“Respectfully, I don’t think he quite understands the nature of our trade.”
Dapto High School principal Andrew FitzSimons remarks were squarely aimed at Coalition backbencher Andrew Laming.
The prominent Queensland MP caused a stir on Wednesday when he argued teachers should spend eight hours at work each day, get just four weeks annual leave, and should not be marking or doing class preparation at home.
These comments put Dr Laming at odds with powerful education unions, and even Prime Minister Malcolm Turnbull, whose daughter Daisy is a teacher.
Mr FitzSimons also rubbished the brash politician’s call for teachers to work a “regularised” 38-hour week for 48 weeks a year, like everyone else.
“I think his proposal for an eight-hour day doesn’t make sense,” he told the Mercury.
“We run parent teacher nights. We run curriculum nights. We have a lot of activities outside any eight-hour day and at the end of it I say thank you.
“We don’t pay overtime. I can’t give compensation leave. I just say thank you for being here until nine o’clock at night to meet parents.”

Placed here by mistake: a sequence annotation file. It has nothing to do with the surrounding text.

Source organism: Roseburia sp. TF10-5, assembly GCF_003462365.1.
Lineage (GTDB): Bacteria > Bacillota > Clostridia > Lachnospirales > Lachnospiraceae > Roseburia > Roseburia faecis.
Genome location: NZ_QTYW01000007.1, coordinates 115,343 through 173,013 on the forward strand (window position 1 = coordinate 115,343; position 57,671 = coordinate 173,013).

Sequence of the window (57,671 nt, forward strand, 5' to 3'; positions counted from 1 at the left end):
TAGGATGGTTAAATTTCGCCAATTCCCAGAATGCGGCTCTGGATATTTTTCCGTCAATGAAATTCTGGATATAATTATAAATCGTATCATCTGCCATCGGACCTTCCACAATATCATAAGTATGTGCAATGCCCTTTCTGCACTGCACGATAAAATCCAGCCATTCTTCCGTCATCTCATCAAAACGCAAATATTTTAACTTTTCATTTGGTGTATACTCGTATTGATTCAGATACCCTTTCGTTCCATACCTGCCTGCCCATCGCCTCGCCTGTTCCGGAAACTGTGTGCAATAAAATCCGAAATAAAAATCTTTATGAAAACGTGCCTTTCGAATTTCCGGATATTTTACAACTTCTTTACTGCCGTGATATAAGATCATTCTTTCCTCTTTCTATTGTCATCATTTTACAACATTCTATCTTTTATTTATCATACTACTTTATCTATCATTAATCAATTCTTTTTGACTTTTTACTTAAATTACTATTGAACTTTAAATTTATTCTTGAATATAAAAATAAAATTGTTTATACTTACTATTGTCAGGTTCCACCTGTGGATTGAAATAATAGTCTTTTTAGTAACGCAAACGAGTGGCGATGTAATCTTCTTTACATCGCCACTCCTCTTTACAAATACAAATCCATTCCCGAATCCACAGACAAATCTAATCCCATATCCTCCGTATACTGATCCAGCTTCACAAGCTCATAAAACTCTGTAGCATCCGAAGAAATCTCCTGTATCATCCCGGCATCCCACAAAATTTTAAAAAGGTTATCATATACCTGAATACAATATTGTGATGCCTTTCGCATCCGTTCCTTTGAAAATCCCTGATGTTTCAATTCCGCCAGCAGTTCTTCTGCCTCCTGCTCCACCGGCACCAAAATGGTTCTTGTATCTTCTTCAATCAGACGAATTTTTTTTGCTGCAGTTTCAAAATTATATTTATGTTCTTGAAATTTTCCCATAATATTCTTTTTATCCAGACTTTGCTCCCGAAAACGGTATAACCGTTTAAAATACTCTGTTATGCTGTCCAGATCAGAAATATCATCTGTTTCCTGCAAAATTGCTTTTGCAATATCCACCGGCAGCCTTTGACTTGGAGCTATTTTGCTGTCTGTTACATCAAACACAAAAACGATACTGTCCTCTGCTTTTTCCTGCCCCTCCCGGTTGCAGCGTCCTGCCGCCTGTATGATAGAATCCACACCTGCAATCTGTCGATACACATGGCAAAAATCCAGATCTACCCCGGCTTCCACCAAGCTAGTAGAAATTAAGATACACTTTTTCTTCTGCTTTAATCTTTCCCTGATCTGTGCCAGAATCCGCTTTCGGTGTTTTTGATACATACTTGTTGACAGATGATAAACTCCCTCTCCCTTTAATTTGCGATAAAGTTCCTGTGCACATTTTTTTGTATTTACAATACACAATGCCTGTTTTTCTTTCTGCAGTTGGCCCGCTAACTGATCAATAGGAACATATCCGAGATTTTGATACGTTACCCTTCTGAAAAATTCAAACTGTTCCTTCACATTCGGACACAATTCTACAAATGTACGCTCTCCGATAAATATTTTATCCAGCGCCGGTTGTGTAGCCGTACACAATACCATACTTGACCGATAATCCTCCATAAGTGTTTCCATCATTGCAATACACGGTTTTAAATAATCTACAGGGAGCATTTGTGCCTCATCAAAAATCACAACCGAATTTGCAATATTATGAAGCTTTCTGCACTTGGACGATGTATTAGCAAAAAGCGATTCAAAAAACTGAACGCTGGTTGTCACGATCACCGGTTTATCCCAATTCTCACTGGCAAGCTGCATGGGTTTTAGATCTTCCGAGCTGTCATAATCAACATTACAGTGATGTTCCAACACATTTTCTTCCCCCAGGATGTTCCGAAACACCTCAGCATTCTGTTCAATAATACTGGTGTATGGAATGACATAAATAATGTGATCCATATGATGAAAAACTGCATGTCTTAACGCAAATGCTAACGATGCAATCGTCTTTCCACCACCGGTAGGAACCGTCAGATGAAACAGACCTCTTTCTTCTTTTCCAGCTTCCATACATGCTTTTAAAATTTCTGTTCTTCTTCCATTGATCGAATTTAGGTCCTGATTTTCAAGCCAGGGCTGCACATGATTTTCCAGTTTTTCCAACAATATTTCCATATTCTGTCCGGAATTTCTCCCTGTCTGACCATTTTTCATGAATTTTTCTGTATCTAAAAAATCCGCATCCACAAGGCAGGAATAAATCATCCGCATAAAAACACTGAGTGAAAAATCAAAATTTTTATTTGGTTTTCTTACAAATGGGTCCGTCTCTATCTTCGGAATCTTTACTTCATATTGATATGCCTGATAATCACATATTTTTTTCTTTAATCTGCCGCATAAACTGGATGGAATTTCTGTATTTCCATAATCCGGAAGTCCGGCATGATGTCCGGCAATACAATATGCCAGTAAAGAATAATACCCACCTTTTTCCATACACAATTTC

Mr FitzSimons also doubted if Dr Laming understood the assessment component and how “supremely important” it was for students to receive feedback.
“The marking component for many teachers is very demanding and in essence has got to be done quietly. So, lots of teachers go home and sit down with 20 essays or in some cases 120 essays,” he said.
“They do this because they know how important it is for students.
“Just saying teachers should do an eight-hour day ignores those realities.”
The Dapto HS principal added “student well-being stuff” also didn’t fit into an eight-hour day.
“Just the other day one of my head teachers had to comfort one of our student’s who was dealing with some family issues,” Mr FitzSimons said.
“She was with this girl well after the end of the bell. She wasn’t just sitting with that girl but engaging with her, cheering her up, feeding her.
“My deputies are talking to parents at nine o’clock at night and they’re answering emails at 5.30 in the morning.”
The Australian Education Union's federal president, Correna Haythorpe also rejected the MP’s views, arguing instead that annual leave and daily hours were “dictated by the reality of education across Australia”.
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